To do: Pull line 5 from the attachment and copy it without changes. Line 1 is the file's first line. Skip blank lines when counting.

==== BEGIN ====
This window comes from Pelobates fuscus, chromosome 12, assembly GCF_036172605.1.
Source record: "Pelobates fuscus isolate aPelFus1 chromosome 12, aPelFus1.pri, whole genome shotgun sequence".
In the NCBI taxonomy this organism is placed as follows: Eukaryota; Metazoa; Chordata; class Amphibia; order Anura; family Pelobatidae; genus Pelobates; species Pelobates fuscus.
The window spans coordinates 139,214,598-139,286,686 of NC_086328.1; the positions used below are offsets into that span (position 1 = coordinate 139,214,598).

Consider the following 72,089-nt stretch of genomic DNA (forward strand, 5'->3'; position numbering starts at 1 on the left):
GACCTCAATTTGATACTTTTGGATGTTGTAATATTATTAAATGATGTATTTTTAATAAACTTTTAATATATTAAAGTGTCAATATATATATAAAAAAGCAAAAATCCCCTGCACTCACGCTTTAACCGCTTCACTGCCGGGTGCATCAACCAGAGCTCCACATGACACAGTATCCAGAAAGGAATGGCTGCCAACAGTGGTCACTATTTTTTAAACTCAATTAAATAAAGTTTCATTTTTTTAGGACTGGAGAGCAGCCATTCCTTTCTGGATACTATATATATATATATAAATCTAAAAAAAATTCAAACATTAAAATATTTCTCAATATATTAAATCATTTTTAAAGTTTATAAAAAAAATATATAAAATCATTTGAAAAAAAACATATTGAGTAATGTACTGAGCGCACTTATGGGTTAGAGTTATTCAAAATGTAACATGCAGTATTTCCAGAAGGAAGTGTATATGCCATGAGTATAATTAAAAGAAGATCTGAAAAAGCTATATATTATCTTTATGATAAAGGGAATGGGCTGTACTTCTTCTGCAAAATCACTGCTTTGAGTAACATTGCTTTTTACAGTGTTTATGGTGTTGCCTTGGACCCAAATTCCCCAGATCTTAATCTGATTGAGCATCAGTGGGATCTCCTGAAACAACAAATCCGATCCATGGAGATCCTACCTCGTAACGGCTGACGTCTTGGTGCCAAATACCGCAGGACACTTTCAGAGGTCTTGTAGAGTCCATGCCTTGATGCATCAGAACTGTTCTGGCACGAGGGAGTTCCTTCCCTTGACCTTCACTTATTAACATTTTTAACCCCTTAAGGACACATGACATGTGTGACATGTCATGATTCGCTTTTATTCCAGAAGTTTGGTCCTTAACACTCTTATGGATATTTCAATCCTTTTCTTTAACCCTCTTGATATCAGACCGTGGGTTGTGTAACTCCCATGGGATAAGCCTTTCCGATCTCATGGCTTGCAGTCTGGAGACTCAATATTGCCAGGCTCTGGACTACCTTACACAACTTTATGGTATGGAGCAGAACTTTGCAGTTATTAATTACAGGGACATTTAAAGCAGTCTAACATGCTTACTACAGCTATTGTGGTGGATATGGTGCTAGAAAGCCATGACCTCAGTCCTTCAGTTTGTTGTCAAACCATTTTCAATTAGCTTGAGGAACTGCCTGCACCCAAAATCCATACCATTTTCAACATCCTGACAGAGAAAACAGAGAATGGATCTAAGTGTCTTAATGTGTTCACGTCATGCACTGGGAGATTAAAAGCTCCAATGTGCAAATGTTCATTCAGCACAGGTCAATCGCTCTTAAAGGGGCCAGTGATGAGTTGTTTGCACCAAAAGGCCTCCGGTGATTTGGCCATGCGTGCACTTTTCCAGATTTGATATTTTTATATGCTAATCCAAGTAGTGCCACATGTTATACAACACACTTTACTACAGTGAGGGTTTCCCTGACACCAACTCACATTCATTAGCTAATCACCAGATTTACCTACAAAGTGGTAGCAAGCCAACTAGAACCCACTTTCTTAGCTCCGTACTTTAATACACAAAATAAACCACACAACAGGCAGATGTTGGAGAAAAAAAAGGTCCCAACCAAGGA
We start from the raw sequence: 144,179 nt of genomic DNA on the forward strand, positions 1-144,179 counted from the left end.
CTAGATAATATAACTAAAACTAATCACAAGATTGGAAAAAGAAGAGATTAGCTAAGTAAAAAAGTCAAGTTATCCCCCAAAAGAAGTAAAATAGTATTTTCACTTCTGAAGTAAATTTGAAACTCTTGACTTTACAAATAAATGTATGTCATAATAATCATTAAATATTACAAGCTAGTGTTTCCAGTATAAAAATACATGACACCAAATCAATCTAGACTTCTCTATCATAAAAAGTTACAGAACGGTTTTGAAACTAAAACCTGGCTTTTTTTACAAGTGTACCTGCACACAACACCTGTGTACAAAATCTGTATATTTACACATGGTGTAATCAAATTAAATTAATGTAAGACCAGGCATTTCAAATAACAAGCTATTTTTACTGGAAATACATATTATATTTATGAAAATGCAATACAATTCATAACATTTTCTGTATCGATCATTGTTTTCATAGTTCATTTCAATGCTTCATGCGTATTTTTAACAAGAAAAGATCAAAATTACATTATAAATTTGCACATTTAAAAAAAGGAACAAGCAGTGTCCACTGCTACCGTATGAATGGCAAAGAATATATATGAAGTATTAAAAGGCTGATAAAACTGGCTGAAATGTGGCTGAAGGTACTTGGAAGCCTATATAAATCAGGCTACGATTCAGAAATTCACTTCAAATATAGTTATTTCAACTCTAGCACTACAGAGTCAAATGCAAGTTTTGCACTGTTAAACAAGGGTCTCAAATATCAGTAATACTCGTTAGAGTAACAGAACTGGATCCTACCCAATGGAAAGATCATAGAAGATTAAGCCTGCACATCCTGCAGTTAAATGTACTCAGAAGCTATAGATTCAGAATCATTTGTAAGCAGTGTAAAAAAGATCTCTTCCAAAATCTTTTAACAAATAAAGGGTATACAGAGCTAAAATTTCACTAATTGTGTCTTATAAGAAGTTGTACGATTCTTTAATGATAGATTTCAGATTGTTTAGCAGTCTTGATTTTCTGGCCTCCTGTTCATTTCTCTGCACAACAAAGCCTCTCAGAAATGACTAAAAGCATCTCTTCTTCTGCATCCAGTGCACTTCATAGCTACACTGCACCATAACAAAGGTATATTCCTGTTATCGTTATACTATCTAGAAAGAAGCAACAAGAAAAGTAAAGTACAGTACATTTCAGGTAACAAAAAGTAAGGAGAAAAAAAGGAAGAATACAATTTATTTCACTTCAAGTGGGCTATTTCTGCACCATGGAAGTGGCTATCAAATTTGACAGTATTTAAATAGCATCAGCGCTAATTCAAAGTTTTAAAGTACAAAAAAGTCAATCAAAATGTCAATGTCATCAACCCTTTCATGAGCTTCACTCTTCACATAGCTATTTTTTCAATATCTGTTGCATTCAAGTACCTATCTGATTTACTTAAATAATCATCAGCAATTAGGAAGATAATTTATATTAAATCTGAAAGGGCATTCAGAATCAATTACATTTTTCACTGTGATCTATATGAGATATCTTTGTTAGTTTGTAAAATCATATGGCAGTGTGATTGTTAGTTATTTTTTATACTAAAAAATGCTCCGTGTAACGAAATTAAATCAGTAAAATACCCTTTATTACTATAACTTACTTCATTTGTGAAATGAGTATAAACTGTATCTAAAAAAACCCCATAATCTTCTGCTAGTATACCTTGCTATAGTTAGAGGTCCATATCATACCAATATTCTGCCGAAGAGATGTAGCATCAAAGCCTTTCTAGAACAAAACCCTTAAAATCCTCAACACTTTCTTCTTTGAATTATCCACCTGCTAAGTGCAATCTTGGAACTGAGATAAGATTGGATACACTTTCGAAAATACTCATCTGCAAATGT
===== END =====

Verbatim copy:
Consider the following 72,089-nt stretch of genomic DNA (forward strand, 5'->3'; position numbering starts at 1 on the left):